High risk - high slope position and southwest aspect, past history of lightning strikes or high concentrations of human activity e.g. hunting camps
Low risk - low slope position, little human activity, little past history of lightening strikes or fire

Ecological value - a measure of known ecological concerns in the landscape
High value - known habitat of threatened, endangered species or species for which USFS survey and manage protocols apply; notable stands of old growth vegetation, known nesting habitats of rare species
Low value do not indicate lack of ecological value but rather no outstanding concern for the particular area in question

Economic value - a measure of known economic value of area resources
High value - areas with private property values, power lines and/or plantations or other investments/resources at risk
Low value - no particular infrastructure or resource value

Readiness - ability of landowners and managers to respond quickly
High value - ability of both private landowners and the USFS to act immediately with community buy in on public or private land
Low value - significant administrative work needed (e.g environmental assessment required by the National Environmental Policy Act (NEPA)) before activities could take place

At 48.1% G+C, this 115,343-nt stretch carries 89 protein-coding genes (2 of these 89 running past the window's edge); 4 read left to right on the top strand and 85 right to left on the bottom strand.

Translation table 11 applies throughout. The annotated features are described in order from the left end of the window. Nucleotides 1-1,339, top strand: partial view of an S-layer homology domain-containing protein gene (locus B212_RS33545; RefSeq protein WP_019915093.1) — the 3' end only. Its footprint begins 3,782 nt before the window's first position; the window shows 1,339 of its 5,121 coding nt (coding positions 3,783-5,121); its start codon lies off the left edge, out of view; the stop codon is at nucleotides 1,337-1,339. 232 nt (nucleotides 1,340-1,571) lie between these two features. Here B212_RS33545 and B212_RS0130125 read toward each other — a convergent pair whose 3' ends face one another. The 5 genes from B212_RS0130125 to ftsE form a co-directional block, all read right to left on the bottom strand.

Cost of project - referred to overall economic cost of doing the work
High cost - due to inaccessible or steep terrain or large-scale project
Low cost - clearing defensible space around a residence, some types of controlled burn

Recreation value/viewshed
High value - scenic highway designation; high recreational use area
Low value - no particular value noted

Land allocation
USFS land allocations were included in the matrix to give a quick view of likely treatment opportunities and constraints on public lands as defined in the Northwest Forest Plan to protect the Northern Spotted Owl (e.g. late succession reserve, adaptive management area, wilderness, matrix).


Agee, J.K. (1993). Fire ecology of the Pacific Northwest Forest. Island Press, Washington D.C.

Agee, J.K., Bahro, B., Finney, M.A., Omi, P.N., Sapsis, D.B., Skinner, C.N., van Wagtendonk, J.W. and Weatherspoon, C.P. (2000). The use of shaded fuelbreaks in landscape fire management. Forest Ecology and Management Vol. 127: 56-66.

Baldwin, K. (2000). East Fork Fire Management Plan. Report to the Trinity County Resource Conservation District. TCRCD Working Paper. Weaverville, California.